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An instantly recognisable silhouette in the Scottish capital’s skyline and sitting atop volcanic rock, Edinburgh Castle is the most iconic of all Scottish landmarks and boasts a history that stretches back more than 3,000 years.
From a Bronze Age settlement to Scotland’s leading visitor attraction, welcoming over 1.6 million visitors each year, the stronghold has a rich past and has been witness to key moments throughout Scottish history.
While most know the castle is home to The Honours of Scotland – Scotland’s Crown Jewels – and the famous medieval six tonne siege cannon, Mons Meg, its Executive Manager, Nick Finnigan, has gathered together some lesser known facts to share ten things that you (probably) didn’t know about Edinburgh Castle.
1. The castle was once home to an elephant
On returning to Edinburgh Castle from an expedition to Sri Lanka in 1838 the 78th Highland Regiment brought back an elephant as their regimental mascot. It soon became a familiar sight in and around the city and even developed a taste for beer. The elephant’s toenails are now on display in the Scottish National War Museum, within the castle walls.
2. The walls have ears…
In the castle’s Great Hall there is a small, barred window above and to the right of the fireplace. Known as the ‘laird’s lug’ (‘lord’s ear’), it allowed the king to hide away and listen in on and see what was happening in his court below. In 1984, ahead of a scheduled visit from Mikhail Gorbachev, the KGB asked that the ‘lug’ be bricked up on security grounds.
3. What could’ve been
In 1862 David Bryce, a local architect, put forward proposals for the addition of a large Memorial Keep at Edinburgh Castle to commemorate Prince Albert. If this had gone ahead it would have altered the capital’s skyline dramatically.
4. It’s a dog’s life
There’s a small grassed area of the castle which, since the 1840s, as served as the dog cemetery and the burial spot for regimental mascots and soldiers’ dogs. Amongst the canine companions buried here is Dobbler, who for nine years, until his death in 1893, followed the Argyll and Sutherland Highlanders in campaigns across the world including China, Sri Lanka and South Africa.
5. Third time’s a charm
The boom of the One O’clock Gun has been a familiar sound across Edinburgh for 155 years. Accounts from the 7th June 1861 state that the first two firings were unsuccessful…so, it’s true what they say about third time’s a charm. It was originally introduced to aid shipping and navigation for Scotland’s bustling chief port of Leith and further afield.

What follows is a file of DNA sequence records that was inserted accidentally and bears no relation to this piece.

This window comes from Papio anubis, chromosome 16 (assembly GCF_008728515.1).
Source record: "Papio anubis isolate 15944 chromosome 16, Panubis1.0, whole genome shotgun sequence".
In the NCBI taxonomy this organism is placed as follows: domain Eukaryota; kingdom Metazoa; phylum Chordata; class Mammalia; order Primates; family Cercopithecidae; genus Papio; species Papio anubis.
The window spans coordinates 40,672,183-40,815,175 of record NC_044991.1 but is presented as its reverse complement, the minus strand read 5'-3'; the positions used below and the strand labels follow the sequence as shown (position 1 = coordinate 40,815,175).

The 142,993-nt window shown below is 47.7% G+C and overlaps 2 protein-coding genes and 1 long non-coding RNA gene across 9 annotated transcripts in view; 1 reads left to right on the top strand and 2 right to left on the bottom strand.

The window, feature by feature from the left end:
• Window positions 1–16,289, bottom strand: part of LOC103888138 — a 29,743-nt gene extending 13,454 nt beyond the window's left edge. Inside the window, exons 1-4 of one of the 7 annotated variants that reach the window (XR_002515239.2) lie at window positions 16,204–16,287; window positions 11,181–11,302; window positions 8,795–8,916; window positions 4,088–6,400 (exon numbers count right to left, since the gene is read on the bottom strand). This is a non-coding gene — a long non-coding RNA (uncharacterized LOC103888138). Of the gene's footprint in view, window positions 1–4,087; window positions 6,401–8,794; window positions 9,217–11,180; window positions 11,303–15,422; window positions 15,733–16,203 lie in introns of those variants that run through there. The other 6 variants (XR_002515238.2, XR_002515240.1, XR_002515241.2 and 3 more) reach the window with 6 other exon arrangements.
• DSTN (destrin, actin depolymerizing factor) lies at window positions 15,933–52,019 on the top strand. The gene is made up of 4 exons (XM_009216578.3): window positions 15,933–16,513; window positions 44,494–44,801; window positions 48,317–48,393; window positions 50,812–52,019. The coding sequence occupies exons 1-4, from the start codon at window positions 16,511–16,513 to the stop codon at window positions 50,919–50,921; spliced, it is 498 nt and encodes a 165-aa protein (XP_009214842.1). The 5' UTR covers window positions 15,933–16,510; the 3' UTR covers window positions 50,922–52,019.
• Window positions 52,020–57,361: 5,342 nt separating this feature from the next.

6. It contains the oldest building in Edinburgh
St Margaret’s Chapel was built by King David l in honour of his mother, and is thought to date back to at least 1130. The chapel is not only the oldest building in the castle, but the oldest in Edinburgh.
7. You can see one of the earliest depictions of the Stars and Stripes
The castle’s cells have held prisoners of war from all over the world. One of the earliest depictions of the ‘Stars and Stripes’ on record can be seen at the castle, carved into a wooden cell door by an American prisoner.
8. Most besieged place in Britain
Edinburgh Castle has been under siege more than any other place in Britain. Over the centuries it has witnessed at least 23 different attempts of varying success. These included everything from a group of 30 men climbing up the steep rockface to re-capture the castle in 1314, to a small group of Jacobites who got to the castle walls and realised the ladder they had brought wasn’t quite long enough to reach the top of the castle ramparts.
9. Over 1,000 performers take to the castle’s Esplanade each August
These days the castle is still besieged, but this time by visitors from across the world. Every year around 1,200 performers take to the esplanade in a display of music, dance and culture as it provides the stage for the firm favourite and long-running fixture in the capital’s event calendar – The Royal Edinburgh Military Tattoo.
10. From ‘fyre werk’ to fireworks
The castle is synonymous with impressive choreographed pyrotechnic displays that entertain, and mark some of the most significant events in Scotland such as Edinburgh’s Hogmanay. However, the landmark’s association with this particular form of entertainment dates back some five centuries to the 1500s, when it staged Scotland’s first recorded use of ‘fyre werks’ or fireworks. It is thought that ‘fireballs’ were used by King James in 1507 as part of a great tournament.
Castlehill, Edinburgh EH1 2NG, edinburghcastle.gov.uk
Main image: Gareth Davies/EdinburghExpert.com